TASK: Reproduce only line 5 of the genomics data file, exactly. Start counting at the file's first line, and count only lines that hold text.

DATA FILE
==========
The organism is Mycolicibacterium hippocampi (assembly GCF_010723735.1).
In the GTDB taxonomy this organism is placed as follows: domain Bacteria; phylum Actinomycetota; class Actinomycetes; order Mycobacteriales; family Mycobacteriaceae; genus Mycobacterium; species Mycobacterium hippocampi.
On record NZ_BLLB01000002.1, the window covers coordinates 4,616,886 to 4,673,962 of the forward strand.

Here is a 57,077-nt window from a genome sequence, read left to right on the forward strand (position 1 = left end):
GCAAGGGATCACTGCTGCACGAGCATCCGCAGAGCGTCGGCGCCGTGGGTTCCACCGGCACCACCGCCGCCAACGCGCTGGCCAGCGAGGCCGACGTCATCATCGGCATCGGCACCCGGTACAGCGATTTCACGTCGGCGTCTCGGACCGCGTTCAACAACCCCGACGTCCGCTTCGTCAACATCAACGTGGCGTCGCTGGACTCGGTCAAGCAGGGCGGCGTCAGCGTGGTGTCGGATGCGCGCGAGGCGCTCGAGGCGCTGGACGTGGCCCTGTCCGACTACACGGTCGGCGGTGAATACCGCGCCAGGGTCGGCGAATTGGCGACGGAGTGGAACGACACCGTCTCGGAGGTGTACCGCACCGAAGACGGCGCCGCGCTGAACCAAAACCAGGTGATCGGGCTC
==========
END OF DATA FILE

GCAAGGGATCACTGCTGCACGAGCATCCGCAGAGCGTCGGCGCCGTGGGTTCCACCGGCACCACCGCCGCCAACGCGCTGGCCAGCGAGGCCGACGTCATCATCGGCATCGGCACCCGGTACAGCGATTTCACGTCGGCGTCTCGGACCGCGTTCAACAACCCCGACGTCCGCTTCGTCAACATCAACGTGGCGTCGCTGGACTCGGTCAAGCAGGGCGGCGTCAGCGTGGTGTCGGATGCGCGCGAGGCGCTCGAGGCGCTGGACGTGGCCCTGTCCGACTACACGGTCGGCGGTGAATACCGCGCCAGGGTCGGCGAATTGGCGACGGAGTGGAACGACACCGTCTCGGAGGTGTACCGCACCGAAGACGGCGCCGCGCTGAACCAAAACCAGGTGATCGGGCTC